Tribal Community’s Lost Livelihood- Their Deracination And Relocation
Written By- Ms Ashima Mishra
Martin Luther King Jr. rightly said, “Everybody can be great… because anybody can serve. You don’t need to have a college degree to serve. It is not mandatory to make your subjects and verb agree to serve. You only need a heart full of grace. A soul generated by love.”
These lines are not meant for a particular human but for the entire humanity which is continuously degrading at an extreme level. On one side, various thinkers, philosophers and influential men are preaching about equality, humanity, kindness, compassion and many more virtues to the world, whereas at the other side, the same community is exploiting the poor class, tribal class, and the other backward class people.
Among all the communities in India, one of the most backward community is the tribal community. Also, there is the biggest irony found in the tribal community i.e. this tribal group of people are the most backward and also considered as the most popular because of their customs and culture.
Definition of Tribe
The term ‘tribe’ has been derived from the Latin word ‘Tribus’, the administrative divisions and voting units of Ancient Rome. Gradually this term became the social unit and characteristic of life an organized social form of people who are more primitive than the Euro-American colonists.
According to a layman, Tribes have been defined as indigenous human creatures having a shallow history, common name, linguistic culture, and territory, bind by strong kinship, practicing endogamy, having different customs, traditions, rituals, and beliefs. They have their own social rank, political organization, and common ownership in resources and technology. They are also addressed as ‘Adivasis’ by many Indians because they are presumed to be the oldest section in the society. Apart from being called Adivasis, they are called by various names like Girijans, Jana Jati, and Scheduled tribes.
Some reports also reveal that India has the second-largest concentration of tribal people after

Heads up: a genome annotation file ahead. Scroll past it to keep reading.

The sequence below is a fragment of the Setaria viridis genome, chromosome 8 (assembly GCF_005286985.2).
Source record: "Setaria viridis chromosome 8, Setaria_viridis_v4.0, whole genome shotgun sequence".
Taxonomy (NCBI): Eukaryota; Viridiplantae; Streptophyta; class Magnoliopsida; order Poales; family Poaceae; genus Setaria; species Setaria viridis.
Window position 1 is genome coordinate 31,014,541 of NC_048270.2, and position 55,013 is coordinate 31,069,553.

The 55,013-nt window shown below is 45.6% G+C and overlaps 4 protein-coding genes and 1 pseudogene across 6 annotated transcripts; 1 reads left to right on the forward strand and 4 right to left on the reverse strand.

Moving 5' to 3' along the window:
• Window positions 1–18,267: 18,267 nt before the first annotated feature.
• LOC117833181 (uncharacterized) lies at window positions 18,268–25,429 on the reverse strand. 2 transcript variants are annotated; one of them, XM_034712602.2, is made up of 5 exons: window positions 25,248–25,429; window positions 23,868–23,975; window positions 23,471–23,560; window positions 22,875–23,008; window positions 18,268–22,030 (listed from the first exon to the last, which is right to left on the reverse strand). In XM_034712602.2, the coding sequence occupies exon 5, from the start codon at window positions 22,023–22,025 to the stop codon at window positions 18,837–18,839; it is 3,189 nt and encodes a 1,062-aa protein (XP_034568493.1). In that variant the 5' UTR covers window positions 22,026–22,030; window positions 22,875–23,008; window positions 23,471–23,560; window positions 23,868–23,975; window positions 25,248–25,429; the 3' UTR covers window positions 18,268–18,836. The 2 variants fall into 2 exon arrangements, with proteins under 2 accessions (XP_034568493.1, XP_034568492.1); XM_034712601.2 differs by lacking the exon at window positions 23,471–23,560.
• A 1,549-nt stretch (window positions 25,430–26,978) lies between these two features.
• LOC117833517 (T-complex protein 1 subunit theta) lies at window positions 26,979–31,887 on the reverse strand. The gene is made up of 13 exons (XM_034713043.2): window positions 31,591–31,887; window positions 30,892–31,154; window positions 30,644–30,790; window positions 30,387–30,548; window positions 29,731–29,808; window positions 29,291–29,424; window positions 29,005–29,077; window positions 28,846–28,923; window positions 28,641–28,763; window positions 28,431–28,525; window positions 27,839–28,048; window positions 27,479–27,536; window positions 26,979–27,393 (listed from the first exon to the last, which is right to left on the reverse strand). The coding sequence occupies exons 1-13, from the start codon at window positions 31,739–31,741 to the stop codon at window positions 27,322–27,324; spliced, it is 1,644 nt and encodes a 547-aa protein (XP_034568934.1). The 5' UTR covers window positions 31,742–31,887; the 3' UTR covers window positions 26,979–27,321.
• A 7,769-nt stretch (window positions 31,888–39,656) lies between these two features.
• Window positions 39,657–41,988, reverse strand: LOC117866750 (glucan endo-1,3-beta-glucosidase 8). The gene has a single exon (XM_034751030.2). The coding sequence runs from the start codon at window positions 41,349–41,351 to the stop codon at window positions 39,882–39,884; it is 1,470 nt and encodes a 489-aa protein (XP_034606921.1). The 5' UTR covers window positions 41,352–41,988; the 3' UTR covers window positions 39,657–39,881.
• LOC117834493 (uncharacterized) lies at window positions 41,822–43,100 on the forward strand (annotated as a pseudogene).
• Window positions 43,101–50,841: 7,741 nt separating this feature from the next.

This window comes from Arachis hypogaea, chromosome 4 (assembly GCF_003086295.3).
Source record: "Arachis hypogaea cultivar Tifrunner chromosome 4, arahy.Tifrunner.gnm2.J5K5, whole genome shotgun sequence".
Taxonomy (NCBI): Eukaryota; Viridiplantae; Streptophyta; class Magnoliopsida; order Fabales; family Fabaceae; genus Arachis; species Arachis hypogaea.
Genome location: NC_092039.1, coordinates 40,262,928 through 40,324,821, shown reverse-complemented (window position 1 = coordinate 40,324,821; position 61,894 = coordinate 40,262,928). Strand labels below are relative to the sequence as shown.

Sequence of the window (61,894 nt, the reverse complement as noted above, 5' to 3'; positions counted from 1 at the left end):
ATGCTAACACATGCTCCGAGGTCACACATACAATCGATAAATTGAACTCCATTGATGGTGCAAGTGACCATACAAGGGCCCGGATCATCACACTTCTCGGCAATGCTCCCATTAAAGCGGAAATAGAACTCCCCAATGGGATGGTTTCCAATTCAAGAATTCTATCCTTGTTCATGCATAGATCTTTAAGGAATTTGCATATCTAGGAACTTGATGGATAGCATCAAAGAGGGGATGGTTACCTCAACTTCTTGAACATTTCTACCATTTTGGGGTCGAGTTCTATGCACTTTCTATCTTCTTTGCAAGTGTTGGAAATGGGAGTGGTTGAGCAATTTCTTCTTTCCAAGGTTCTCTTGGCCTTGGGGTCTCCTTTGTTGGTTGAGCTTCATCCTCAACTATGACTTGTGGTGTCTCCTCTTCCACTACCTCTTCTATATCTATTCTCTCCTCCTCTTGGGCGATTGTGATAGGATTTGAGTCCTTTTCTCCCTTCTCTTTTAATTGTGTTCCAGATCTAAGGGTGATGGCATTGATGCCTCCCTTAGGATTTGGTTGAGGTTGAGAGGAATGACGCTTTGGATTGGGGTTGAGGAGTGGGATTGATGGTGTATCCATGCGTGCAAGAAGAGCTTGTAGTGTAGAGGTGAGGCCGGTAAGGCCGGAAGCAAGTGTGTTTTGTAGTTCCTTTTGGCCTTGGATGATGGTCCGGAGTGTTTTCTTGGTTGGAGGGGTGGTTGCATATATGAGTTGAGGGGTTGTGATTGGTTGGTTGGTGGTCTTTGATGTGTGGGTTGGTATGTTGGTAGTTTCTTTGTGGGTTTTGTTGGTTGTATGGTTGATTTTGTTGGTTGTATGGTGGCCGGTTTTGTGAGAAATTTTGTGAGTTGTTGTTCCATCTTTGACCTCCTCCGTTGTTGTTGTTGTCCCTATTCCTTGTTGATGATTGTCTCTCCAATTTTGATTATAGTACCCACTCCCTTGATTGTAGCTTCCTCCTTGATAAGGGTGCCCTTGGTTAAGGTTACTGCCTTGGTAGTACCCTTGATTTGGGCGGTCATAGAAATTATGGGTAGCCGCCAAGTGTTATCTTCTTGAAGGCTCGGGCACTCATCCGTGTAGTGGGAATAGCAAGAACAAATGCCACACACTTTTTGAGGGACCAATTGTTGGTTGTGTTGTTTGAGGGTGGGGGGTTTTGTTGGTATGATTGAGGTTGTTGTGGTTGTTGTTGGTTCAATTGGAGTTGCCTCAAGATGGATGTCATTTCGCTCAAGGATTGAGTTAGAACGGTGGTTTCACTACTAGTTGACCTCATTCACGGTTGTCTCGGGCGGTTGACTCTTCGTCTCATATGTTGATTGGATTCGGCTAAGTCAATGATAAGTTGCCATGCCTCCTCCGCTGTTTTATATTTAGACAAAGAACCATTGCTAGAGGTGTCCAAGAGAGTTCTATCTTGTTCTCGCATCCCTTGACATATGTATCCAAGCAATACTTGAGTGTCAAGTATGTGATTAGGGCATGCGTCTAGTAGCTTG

To know the position of the tribal community, their geographical isolation has always been a major factor to understand Africa. The tribal people are considered as indigenous human creatures, children of nature and their life is surrounded by the entire ecosystem. They live in forest, hilly areas and other isolated places where there is no interference from the outside world. There are about 533 tribes in India. But tribals of India continue to suffer from all kinds of discrimination and marginalization. They are deprived of getting the basic amenities of life, proper education, a standard of living, health, employment and justice.
Position of Tribal Groups in India
their lifestyle. The tribals prefer to live in forest areas, hilly areas because of their immense love for freedom and liberty. They enjoy a life of their own freedom. With due course of time, their way of living and livelihood changed a lot in various aspects such as:
- Geographical Isolation- The tribal groups are no longer geographically isolated but they are living in association with various groups i.e. Srinivas, Sinha, Srivastava, Dubey.
For instance-The Dablas tribes of the Surat District do not live in the forest but they live in fertile plains along with advanced communities.
- Different Culture- They constituted up of culturally homogenous group which includes people with common dialect, practices, religion, food, clothing habit etc. Now a days, their culture is changing as some are found more advanced whereas in some groups, still the concept of inter-caste marriages and intra tribal marriages are prohibited.
- Linguistic Separation- Though all of them belong to tribal group still they are separated by language. The Mundas, the Oraons, the Santhals, the Khonds, the Korkus speak languages which either belong to the Kherwari or Mundari or Dravidian.
- FunctionalInterdependence- The tribal groups are always functionally interdependent within their own community. Tribes have always preferred interactional autonomy in case of adjoining groups, till the process of assimilation has made them functionally dependent on the other groups.
- Economic Problems and Backwardness-This problem has always existed with the tribal groups. Tribals were backward economically as well because of the primitive means of resource and primitive means of exploiting. They were totally dependent upon the forest produce and shifting cultivation. But at the same time some tribal groups tried to change their way of living and preferred settled agriculture, they also opted for jobs in factories, industries, and in other places. Their presence was strongly felt in various competitive exams also.